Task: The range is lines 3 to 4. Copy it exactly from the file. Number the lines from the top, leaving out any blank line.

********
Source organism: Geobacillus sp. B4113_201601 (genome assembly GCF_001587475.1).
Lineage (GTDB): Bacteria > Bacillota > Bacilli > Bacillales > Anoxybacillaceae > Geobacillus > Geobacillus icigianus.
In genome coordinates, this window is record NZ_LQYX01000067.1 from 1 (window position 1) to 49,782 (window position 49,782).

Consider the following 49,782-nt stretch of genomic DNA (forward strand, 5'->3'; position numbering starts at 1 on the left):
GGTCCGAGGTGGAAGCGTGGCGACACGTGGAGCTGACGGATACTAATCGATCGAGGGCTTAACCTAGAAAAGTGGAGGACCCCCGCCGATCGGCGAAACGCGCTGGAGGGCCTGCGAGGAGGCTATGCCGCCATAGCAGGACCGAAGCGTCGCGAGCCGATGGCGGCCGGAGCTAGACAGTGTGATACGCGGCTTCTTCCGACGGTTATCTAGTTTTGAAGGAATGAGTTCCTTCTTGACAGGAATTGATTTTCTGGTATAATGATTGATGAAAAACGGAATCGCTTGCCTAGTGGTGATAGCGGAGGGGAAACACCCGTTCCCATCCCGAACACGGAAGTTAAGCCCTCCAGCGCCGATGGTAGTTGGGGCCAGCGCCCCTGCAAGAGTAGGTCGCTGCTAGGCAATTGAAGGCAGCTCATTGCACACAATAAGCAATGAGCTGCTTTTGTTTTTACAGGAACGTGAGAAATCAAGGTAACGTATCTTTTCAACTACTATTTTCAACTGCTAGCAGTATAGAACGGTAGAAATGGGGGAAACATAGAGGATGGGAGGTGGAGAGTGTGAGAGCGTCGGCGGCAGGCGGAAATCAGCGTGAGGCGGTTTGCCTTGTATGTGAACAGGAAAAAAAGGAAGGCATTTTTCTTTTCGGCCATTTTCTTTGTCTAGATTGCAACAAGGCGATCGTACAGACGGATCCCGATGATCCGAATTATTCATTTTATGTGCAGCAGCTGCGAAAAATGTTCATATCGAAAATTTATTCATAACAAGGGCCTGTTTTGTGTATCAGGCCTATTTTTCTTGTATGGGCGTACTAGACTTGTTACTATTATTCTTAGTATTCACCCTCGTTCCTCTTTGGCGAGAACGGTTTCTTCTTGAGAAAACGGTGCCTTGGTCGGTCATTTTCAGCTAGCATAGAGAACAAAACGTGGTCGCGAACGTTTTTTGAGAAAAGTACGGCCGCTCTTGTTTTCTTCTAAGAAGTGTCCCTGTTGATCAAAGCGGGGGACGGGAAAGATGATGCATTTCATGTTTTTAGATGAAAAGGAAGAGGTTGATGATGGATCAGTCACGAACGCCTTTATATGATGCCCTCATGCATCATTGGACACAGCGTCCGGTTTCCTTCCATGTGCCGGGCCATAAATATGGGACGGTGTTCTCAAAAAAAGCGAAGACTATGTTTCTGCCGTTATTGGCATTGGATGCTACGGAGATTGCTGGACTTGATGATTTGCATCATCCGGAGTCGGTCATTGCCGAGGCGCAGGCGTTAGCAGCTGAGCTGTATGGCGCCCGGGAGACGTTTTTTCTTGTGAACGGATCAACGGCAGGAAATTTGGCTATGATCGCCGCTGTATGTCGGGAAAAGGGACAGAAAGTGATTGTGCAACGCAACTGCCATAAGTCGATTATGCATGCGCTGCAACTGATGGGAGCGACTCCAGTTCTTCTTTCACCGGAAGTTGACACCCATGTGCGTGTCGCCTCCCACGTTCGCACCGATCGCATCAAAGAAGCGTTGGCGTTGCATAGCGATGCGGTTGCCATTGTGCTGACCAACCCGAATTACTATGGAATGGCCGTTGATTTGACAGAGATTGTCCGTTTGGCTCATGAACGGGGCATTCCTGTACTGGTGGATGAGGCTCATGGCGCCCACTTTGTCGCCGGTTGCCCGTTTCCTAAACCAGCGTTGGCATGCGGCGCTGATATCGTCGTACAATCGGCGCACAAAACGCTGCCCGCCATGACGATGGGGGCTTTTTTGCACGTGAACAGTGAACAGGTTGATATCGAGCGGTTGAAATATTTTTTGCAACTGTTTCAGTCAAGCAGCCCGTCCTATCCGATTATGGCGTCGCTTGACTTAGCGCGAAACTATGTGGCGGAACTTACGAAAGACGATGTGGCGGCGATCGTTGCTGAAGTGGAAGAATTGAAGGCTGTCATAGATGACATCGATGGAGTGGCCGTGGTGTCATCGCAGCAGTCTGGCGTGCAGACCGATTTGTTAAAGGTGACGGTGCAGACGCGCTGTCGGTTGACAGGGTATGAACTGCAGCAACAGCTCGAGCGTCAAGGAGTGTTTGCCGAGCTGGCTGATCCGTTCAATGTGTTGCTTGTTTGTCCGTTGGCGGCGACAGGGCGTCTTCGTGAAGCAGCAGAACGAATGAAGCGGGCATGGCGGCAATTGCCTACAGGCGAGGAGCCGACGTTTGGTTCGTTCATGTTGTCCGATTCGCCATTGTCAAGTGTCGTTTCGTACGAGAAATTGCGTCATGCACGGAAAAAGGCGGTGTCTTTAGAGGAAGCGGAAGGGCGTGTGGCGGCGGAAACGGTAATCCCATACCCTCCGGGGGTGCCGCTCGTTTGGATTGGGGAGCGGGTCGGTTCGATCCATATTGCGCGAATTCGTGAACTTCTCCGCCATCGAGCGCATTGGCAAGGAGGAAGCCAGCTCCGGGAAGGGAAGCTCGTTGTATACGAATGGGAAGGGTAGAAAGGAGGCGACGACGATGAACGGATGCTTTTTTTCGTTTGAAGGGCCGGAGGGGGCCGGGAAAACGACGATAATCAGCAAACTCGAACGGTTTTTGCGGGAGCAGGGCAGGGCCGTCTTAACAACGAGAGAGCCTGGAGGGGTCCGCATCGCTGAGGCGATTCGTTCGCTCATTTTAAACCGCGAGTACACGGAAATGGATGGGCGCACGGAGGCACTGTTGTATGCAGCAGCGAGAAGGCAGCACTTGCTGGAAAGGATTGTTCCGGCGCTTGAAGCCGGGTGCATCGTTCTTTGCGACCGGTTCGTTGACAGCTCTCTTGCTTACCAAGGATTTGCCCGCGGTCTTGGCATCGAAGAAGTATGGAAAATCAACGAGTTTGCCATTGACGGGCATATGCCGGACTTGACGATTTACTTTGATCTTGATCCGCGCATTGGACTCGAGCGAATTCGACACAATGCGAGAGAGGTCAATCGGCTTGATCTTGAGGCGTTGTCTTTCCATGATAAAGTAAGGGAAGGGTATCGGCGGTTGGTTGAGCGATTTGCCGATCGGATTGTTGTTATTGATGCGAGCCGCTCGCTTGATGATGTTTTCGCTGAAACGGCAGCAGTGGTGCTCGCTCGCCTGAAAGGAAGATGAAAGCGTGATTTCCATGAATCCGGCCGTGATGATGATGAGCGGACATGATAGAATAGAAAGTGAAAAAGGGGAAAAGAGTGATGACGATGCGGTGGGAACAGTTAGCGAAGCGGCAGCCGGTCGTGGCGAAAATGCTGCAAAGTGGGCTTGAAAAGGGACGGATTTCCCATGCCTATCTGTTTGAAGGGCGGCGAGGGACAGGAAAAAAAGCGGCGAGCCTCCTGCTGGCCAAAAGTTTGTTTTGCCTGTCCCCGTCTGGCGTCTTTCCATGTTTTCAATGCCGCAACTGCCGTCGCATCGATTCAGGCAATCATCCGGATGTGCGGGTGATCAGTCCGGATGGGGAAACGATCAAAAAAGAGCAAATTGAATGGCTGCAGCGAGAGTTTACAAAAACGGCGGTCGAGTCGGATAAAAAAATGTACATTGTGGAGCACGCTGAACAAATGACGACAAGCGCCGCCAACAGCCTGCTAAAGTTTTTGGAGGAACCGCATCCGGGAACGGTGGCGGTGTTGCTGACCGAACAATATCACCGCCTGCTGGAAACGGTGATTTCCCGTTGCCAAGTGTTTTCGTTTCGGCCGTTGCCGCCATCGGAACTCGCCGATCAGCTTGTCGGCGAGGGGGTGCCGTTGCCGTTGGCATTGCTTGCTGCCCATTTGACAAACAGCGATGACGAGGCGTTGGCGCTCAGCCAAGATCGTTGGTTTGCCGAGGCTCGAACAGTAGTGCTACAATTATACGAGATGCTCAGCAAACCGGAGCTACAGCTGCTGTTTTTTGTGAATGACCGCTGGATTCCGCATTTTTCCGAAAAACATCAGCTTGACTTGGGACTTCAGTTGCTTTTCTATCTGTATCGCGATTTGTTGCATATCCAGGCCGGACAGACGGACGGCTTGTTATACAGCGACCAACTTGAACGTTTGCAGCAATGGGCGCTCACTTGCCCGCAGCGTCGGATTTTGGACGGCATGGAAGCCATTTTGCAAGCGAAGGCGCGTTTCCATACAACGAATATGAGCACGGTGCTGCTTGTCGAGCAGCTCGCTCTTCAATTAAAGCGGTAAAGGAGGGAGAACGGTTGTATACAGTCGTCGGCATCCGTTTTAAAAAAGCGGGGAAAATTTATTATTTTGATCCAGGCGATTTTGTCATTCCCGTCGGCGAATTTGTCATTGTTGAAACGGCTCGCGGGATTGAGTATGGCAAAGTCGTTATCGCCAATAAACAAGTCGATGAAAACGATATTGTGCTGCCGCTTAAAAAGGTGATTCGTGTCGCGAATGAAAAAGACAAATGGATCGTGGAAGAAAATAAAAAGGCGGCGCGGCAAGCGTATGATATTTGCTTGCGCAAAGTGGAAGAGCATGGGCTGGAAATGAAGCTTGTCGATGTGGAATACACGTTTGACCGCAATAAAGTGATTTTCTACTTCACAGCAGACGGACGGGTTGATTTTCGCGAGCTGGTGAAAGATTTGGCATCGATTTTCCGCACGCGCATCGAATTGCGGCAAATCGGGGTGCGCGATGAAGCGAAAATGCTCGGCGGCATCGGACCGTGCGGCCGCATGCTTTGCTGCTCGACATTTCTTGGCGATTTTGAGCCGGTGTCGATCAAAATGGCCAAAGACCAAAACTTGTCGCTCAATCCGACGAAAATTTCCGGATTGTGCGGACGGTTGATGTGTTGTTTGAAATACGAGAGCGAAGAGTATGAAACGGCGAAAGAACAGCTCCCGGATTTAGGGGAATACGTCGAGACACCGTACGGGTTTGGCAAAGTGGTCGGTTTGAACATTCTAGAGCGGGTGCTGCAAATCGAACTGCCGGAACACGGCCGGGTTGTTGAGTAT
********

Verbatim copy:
In genome coordinates, this window is record NZ_LQYX01000067.1 from 1 (window position 1) to 49,782 (window position 49,782).

Consider the following 49,782-nt stretch of genomic DNA (forward strand, 5'->3'; position numbering starts at 1 on the left):